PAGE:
SPECIAL COVERAGE
CHANDIGARH

LUDHIANA

DELHI


THE TRIBUNE SPECIALS
50 YEARS OF INDEPENDENCE

TERCENTENARY CELEBRATIONS
L E T T E R S    T O    T H E    E D I T O R

Judges should reschedule political cases

Fali S Nariman’s article “ Polls: It is wiser for judges to defer cases with political overtones” (April 29) was timely and sensible. It revealed his legal experience and deep knowledge of the subject. During elections, political parties frantically look for issues to garner votes. They do not miss a chance to capitalise upon any scandal that may malign other political parties.

In the race to win more seats, political parties often tend to make judiciary a partner in their game plan. This is where a word of caution sounded by Mr Nariman becomes so important. Let the Supreme Court see through the game, which it normally does, and discourage self-motivated moves. As a vital pillar of the nation, the Supreme Court is the custodian of justice and national interest.

COL R D SINGH, Leh




II

Mr Nariman has tendered sincere advice to judges to defer cases with political overtones once the elections are declared. Allurement of post-retirement postings weighing upon the minds of some judges cannot be ruled out. The instance quoted by the learned lawyer of a 2007 judgment of the Supreme Court and consequent appointment of the presiding Judge as Chairman of the Law Commission highlights the point raised in the article.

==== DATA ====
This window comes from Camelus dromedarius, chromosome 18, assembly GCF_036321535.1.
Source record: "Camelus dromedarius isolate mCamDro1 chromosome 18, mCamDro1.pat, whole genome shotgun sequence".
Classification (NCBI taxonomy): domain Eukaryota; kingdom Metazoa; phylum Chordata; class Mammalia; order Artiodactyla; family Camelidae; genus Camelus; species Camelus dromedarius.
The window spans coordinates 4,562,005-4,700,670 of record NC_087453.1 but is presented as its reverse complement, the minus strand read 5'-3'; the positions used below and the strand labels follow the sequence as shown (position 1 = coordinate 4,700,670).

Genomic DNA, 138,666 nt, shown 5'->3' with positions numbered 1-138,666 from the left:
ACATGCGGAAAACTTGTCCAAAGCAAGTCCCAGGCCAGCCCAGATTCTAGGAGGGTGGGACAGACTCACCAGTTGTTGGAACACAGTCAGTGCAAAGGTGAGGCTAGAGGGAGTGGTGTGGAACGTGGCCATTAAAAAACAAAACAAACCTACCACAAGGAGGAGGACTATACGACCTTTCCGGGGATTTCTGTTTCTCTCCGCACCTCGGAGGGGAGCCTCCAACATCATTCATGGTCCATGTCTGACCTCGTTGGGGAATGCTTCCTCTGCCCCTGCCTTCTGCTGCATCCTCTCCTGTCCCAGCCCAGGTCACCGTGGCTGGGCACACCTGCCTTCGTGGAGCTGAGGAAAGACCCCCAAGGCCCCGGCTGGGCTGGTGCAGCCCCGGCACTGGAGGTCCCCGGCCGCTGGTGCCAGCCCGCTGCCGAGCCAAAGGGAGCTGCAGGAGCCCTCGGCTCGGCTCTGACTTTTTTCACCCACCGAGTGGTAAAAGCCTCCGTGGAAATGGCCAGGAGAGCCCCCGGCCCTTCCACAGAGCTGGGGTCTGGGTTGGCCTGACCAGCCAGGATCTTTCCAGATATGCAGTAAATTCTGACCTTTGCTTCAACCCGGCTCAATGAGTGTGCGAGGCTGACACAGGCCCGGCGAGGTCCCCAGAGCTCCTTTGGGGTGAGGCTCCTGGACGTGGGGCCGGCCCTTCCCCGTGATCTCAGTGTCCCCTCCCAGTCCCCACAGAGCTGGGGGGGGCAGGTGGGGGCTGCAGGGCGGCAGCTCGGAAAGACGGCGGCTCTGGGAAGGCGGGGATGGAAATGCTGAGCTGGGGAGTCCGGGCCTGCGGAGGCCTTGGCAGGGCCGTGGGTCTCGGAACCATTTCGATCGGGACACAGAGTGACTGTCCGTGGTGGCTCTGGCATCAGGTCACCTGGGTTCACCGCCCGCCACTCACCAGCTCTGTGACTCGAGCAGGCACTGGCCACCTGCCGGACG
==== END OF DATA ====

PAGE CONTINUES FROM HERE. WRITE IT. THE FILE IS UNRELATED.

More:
If the incumbent judges of the apex court want to maintain the image of one of the pillars of democracy they must follow the precedence set by Justice S P Bharucha in the case of contempt petition filed against Mr Narasimha Rao in the Babri Masjid case.

LAJPAT RAI GARG, Chandigarh






Tackle drug menace 

The news reports “Elections come to the rescue of drug peddlers” and “No to intoxicants for votes: Village youth become torch-bearers” (April 29) were appreciable. Such reports are the need of the hour. During the great Indian tamasha called the general elections while some sections of press are busy publishing biased reports in favour of one or the other political party, The Tribune seems to be fully aware of its responsibility.

There is no denying the fact that the menace of drugs is spreading all over Punjab and the drug trade is being patronised by the rich and powerful. Drug addiction has jeopardised the future of youth. As the report suggests, there is awareness among the youth of Batala.

Sadly, political parties are ignoring the issue.There is an urgent need to tackle this menace with the active support of Red Cross societies, the health department and NGOs. The future of Punjab has to be saved.

RAJESH SHARMA, Jalandhar Cantt

 





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